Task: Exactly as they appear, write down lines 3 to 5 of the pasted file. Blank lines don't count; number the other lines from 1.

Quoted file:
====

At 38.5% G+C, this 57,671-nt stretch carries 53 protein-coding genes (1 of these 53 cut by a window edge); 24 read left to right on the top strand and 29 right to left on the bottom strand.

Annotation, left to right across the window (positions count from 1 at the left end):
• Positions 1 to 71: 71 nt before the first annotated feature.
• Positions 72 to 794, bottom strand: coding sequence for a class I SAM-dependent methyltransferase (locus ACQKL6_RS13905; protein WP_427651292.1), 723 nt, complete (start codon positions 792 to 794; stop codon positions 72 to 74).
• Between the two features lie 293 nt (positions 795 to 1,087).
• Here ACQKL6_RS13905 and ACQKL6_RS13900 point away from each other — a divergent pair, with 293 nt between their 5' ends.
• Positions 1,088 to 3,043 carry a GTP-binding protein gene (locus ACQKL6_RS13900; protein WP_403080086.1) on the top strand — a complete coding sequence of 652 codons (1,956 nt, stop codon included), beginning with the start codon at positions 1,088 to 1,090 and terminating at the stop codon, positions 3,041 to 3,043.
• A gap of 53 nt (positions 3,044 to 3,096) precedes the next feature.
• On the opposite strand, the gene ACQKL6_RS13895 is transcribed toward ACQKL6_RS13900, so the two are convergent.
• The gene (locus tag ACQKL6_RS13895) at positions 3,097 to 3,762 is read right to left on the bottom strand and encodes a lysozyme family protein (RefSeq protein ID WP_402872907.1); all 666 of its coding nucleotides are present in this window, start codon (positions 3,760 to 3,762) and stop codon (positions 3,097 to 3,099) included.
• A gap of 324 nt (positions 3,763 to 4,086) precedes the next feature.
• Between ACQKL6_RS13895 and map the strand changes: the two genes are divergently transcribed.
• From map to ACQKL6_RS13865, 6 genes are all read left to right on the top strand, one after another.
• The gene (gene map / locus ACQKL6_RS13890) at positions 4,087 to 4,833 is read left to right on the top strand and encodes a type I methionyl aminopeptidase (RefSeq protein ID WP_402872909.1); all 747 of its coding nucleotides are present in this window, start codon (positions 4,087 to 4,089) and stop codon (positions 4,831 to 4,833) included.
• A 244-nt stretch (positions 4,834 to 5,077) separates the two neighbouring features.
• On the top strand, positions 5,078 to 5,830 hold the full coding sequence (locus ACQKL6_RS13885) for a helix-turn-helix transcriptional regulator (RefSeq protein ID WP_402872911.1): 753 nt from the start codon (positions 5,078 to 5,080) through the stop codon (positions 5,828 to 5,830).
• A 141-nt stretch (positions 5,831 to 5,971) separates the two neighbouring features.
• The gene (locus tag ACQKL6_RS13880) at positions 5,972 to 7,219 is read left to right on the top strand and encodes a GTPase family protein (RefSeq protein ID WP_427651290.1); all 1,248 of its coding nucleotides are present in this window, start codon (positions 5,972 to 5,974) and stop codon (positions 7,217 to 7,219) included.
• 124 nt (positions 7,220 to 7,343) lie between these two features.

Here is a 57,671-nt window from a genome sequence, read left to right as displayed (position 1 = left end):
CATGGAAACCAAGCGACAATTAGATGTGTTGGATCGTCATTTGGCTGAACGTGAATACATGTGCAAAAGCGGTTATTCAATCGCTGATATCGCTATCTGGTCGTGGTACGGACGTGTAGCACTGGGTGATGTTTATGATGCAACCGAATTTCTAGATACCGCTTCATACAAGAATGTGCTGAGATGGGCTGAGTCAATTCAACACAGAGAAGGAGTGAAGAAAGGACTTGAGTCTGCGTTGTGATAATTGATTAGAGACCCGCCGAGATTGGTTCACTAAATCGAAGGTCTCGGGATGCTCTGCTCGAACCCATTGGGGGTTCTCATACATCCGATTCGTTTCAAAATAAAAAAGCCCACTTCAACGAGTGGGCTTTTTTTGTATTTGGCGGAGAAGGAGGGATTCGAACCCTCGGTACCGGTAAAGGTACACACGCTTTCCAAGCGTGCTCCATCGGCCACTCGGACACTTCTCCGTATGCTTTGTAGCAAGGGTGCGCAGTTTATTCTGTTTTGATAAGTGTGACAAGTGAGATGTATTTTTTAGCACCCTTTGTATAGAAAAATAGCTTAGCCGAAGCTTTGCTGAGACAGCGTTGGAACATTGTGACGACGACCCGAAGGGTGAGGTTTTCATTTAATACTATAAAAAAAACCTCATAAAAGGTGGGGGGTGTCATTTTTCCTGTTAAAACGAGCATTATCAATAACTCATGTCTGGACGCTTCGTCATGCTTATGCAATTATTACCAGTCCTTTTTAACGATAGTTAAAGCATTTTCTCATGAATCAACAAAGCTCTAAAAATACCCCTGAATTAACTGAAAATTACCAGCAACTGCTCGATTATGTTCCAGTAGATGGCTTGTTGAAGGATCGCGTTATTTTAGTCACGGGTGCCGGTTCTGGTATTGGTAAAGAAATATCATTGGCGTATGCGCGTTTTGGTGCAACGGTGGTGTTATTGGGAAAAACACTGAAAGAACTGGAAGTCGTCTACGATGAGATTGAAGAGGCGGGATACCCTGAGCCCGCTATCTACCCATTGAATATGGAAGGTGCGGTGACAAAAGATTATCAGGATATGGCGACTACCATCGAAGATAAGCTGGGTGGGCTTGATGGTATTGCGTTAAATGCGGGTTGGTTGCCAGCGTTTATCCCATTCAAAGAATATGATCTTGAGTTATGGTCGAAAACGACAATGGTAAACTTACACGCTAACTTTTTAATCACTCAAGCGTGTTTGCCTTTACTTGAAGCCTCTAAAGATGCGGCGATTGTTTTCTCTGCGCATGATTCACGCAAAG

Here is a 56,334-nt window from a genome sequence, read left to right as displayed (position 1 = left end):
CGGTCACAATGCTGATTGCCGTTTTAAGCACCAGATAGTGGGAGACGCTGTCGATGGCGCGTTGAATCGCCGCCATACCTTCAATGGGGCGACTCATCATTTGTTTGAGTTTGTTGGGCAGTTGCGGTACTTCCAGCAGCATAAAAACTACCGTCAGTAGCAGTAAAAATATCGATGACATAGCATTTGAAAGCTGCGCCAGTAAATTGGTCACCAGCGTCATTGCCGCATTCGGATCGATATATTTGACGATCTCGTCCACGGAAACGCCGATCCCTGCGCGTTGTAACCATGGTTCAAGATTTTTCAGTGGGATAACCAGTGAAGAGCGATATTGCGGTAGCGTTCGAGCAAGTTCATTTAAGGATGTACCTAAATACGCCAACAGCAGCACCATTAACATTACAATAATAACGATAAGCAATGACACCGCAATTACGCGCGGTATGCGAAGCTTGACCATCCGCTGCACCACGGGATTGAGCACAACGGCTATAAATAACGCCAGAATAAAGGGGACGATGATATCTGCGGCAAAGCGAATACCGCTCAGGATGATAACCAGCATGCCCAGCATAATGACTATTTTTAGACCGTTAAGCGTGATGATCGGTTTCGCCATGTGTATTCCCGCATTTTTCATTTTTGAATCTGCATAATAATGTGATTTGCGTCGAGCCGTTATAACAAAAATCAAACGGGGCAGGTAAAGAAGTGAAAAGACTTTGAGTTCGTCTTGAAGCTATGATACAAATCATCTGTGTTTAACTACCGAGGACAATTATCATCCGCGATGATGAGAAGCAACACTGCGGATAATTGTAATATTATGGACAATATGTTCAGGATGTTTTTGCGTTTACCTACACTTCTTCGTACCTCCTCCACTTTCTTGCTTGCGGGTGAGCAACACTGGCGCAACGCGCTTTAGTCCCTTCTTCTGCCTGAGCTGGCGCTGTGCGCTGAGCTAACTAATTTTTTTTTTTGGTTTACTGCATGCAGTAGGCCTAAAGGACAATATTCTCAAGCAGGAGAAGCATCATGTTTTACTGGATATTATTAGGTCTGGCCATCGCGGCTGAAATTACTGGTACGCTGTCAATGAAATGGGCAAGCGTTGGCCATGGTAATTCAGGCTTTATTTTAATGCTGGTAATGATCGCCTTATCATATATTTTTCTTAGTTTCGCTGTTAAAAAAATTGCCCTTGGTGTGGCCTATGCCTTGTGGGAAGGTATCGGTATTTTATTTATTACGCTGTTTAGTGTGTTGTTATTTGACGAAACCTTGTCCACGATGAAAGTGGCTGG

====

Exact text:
• Positions 1 to 71: 71 nt before the first annotated feature.
• Positions 72 to 794, bottom strand: coding sequence for a class I SAM-dependent methyltransferase (locus ACQKL6_RS13905; protein WP_427651292.1), 723 nt, complete (start codon positions 792 to 794; stop codon positions 72 to 74).
• Between the two features lie 293 nt (positions 795 to 1,087).